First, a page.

Aument, Christiana, Grove Applaud House Passage of Comprehensive Education Reform Bill
HARRISBURG – Three state lawmakers today commended their colleagues in the House of Representatives for approving a comprehensive education reform bill that aims to increase transparency in Pennsylvania school districts and enhance student academic outcomes, while also reforming the antiquated Planning and Construction Workbook process, also known as PlanCon, among other improvements.

State Reps. Ryan Aument (R-Lancaster), Jim Christiana (R-Beaver) and Seth Grove (R-York) noted Senate Bill 1281 was amended in the House Education Committee last week to include a variety of key reforms they authored, which would have a positive impact on Pennsylvania taxpayers, parents and students.

“Sometimes, when bills linger in the other chamber, it may be more expedient to insert them into bills fast-tracked in the legislative process,” Grove said. “This helps ensure that many of the good policy ideas of the House make it to the governor for his signature.”

Included in the bill is language found in House Bill 1411, authored by Christiana, which would create the SchoolWATCH website, making the annual financial statements of school districts, charter schools, regional charter schools, cyber charter schools and area vocational-technical schools, along with the final adopted budgets of public school entities available to the public online.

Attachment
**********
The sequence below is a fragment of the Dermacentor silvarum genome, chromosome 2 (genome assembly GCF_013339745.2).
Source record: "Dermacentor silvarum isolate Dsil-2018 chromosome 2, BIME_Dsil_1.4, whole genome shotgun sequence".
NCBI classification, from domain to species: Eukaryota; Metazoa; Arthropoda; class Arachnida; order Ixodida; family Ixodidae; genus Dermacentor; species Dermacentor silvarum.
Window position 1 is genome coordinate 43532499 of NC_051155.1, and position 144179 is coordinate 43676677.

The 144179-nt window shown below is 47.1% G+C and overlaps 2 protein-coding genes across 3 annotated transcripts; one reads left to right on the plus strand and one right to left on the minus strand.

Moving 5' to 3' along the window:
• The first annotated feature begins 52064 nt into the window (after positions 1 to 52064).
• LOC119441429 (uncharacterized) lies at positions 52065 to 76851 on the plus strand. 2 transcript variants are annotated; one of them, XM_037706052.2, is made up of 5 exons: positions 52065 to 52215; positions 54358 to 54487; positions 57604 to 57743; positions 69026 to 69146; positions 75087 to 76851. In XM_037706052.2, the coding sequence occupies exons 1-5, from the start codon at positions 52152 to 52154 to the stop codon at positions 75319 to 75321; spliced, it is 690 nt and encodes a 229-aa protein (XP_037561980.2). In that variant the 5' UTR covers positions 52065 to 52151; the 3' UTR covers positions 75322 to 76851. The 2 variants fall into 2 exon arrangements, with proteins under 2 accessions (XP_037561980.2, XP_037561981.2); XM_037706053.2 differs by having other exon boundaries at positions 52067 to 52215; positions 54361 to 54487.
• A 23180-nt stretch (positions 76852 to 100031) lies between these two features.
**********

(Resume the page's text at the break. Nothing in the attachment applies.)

“Our schools are spending billions of taxpayer dollars each year, and the citizens who are paying the bills certainly deserve to know where their money is being spent,” said Christiana. “Giving the public access to this information is a commonsense transparency booster that will support better decision making.”

In addition, Aument successfully advocated for an amendment to the SchoolWATCH portion of Senate Bill 1281, which would authorize the Pennsylvania Department of Education (PDE) to develop a financial efficiency rating using SchoolWATCH data, linking spending with student academic outcomes.

“Last year, Pennsylvania taxpayers invested more than $26 billion in K-12 public education,” Aument said. “Meanwhile, we still have more than 20 percent of students scoring at or below basic levels in math and reading. Tying our school budgets to student performance outcomes will help us to better understand if the investments we are making result in a positive academic outcome for our future leaders.”

Also included in the bill is language found in House Bill 2124, authored by Grove, which would reform the process by which schools are reimbursed for construction costs. The measure would reform PlanCon into the Accountability and Reducing Costs in Construction Process (ARC Con), streamlining the process and saving schools time and money. ARC Con also attempts to save costs by focusing on the rehabilitation of old buildings rather than new construction.

“The current PlanCon process involves 11 steps,” Grove said. “It is so antiquated that one of the steps involves submitting forms on microfilm, which was state-of-the-art technology in the 1920s. It is time to bring this process into the 21st century.”

Senate Bill 1281 also allows telephone hotlines and Internet notification systems, developed by the Office of Safe Schools, to be used to report dangerous situations involving schools and provides additional options for schools to make up snow days in order to meet the 180-day instructional requirement.

The amended bill now goes back to the Senate for concurrence.

Representative Ryan Aument
41st Legislative District
Representative Jim Christiana
15th Legislative District
Representative Seth Grove
196th Legislative District
Pennsylvania House of Representatives

Media Contact: Abbey Haslam
Share |